Petit Verdot grapes
It is a classic black grape variety. The berries are thick- skinned and add a certain depth to the color of wine.
The love for the wine is quite non- consistent as it has ripening issues. It ripens a little later or rather much later as compared to other Bordeaux varieties.
This is the main reason why the love for this grape variety faded a bit. But, nonetheless, the grape managed to come back to the favorite list of the growers as well as wine lovers.
The wine that is produced from Petit Verdot is dark colored, heavy tannin and strong flavored. The aroma of the wine is also quite flowery and it carries spicy notes.
The wine is also known by many other names like Bouton, Heran, Carmelin, Lambrusquet, Petit Verdot Noir, Petit Verdau, Verdot Rouge and Verdot.
Origin of Petit Verdot
The origin of this grape variety is not exactly known. Petit Verdot was the most applauded grape variety for Bordeaux chateaux during 1700’s in the Medoc.
The downfall started when some portion of the Left Bank was eradicated due to the many famous phylloxera attack which happened in 1800’s.
The bad luck for this grape didn’t stop here. In the year 1956, the frost again wrecks havoc on Petit Verdot and a portion of it was again eradicated.
1960 marked the revival of Petit Verdot. It came back in the circuit. In the year 1970, somewhere in the middle of the year, it reappeared in California.
Reaching the 21st century, this grape variety had again claimed its position. Today, this wine retains its lost spot and is now it is grown in many regions of the United States of America, Australia, New Zealand, Canada, Chile, Argentina, Portugal, Spain and Europe.
This grape variety is now used independently for making wines. The wine is quite loved among the wine lovers.
Spee’Wah – Crooked Mick Cabernet Petit Verdot 2011 75cl Bottle€10.60 Find Merchant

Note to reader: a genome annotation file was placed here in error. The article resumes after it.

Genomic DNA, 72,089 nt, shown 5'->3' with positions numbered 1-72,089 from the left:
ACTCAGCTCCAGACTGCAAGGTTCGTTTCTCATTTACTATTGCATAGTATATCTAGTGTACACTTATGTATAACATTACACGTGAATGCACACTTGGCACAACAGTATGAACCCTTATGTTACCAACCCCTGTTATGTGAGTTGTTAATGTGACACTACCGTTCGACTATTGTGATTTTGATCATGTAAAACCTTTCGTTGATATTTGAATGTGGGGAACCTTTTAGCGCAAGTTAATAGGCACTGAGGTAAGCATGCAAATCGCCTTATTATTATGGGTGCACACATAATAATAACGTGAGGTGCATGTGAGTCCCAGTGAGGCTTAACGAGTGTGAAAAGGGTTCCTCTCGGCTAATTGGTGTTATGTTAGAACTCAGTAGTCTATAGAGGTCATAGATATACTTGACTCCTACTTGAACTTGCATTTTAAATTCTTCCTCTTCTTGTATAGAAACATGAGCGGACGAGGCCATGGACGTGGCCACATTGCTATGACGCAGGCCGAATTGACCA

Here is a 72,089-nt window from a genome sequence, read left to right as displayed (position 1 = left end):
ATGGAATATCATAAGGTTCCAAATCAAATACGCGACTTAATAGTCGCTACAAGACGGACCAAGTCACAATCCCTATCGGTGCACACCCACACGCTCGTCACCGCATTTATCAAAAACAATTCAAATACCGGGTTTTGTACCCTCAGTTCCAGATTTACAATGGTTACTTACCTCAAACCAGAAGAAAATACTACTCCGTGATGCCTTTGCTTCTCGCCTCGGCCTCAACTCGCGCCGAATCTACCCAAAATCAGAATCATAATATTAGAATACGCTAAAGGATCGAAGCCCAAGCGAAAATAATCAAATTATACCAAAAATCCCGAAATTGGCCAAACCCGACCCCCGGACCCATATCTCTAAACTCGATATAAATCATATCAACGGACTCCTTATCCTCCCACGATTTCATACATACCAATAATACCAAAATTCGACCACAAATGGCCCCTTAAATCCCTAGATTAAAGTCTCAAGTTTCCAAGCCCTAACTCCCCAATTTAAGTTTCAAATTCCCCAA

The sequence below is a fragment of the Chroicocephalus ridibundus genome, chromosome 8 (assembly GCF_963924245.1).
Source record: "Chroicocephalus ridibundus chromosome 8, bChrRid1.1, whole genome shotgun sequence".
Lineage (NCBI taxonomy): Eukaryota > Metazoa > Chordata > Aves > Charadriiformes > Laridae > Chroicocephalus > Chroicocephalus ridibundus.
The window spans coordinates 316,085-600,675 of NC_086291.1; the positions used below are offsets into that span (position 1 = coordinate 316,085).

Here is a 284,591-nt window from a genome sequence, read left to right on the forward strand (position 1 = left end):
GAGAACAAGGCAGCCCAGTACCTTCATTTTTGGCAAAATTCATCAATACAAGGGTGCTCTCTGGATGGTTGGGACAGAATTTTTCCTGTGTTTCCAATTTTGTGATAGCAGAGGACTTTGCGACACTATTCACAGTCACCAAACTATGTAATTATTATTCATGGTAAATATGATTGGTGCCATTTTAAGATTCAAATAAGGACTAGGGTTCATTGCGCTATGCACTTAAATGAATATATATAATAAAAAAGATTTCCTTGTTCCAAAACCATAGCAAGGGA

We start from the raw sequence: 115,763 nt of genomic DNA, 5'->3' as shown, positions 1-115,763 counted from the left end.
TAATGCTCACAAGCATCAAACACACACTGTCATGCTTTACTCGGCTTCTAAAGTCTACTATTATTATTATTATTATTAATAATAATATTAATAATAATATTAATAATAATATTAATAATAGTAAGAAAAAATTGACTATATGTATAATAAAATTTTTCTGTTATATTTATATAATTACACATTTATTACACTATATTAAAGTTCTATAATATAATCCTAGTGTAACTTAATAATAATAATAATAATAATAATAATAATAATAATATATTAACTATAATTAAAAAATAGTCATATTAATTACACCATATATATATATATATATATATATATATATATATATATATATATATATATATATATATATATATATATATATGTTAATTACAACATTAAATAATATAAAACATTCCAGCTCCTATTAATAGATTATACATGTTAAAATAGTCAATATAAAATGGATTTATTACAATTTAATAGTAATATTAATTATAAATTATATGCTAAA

Murrieta’s Well – The Spur Red 2008-11 75cl Bottle€21.76 Find Merchant
Cobos – Felino Cabernet Sauvignon 2013 75cl Bottle€15.41 Find Merchant
Vina Chocalan – Carmenere Reserva 2013 75cl Bottle€11.17 Find Merchant
Aemilia Shiraz Vranec Petit Verdot€12.63 Find Merchant
Château Rauzan-Ségla 2003, Margaux€103.68 Find Merchant
Silver Oak Napa Valley Cabernet Sauvignon 2010€126.72 Find Merchant
Vasse Felix Heytesbury ‘The Red’ 2010, Margaret River€69.12 Find Merchant
Characteristics of Petit Verdot
The most important thing to mention abut Petit Verdot is the color it lends to the wine. The berries of Petit Verdot are dark colored and this character is evident in the wines made from this grape.
The wine flaunts a dark black- violet inky hue. The reason behind this is the high content of anthocyanins (which gives the pigment to the wine) in the grapes; it lends a deep color to the wine.
The grape also carries natural acidity. Talking about the tannin, the credit of its high tannin levels goes to the small berries that carry a high ratio of seeds and skin to juice.
Talking about the flavor profile of Petit Verdot, the wines ooze out a very strong aroma of flowers and olives.
When more ripened, it gives out blueberry characteristics. The wine usually has a spicy character.
A lot of characters of this wine depend on the ripening of the grapes. When it is not completely ripe, it is very sharply acidic which makes it quite unpleasant for making wine.
The grapes are also amazingly resistant to diseases and rot. It is one factor that qualifies it as one of the most lived grape varieties among the cultivators.
What Are the Favorable Conditions for Growing Petit Verdot
This grape variety needs apt conditions for cultivation. To ripen and bloom, they need specific conditions.
From weather to water, temperature to flowering period, each and every aspect needs to be in place to grow Petit Verdot.
If the weather is not apt during the spring season, the grapes will not ripe and will have a green color and flavor.
It generally ripens much later than other Bordeaux grapes variety. It also needs a very cool temperature as compared to its counterparts.
It needs to be harvested at the correct time. When it is added to the bled, it gives additional color, freshness and tannins to the wine.
Editor-in-Chief and Wine Writer
Michael is an online enthusiast, with a lot of knowledge about online marketing. Traveling around the world to hunt for the perfect wine. Latest on Sicily, where Etna has a huge impact on the taste, which is strong with a bitter aftertaste for the youngest wines, but older wines are fantastic. Drinking wine, and writing about them, are one the passions. Remember to drink responsibly 🙂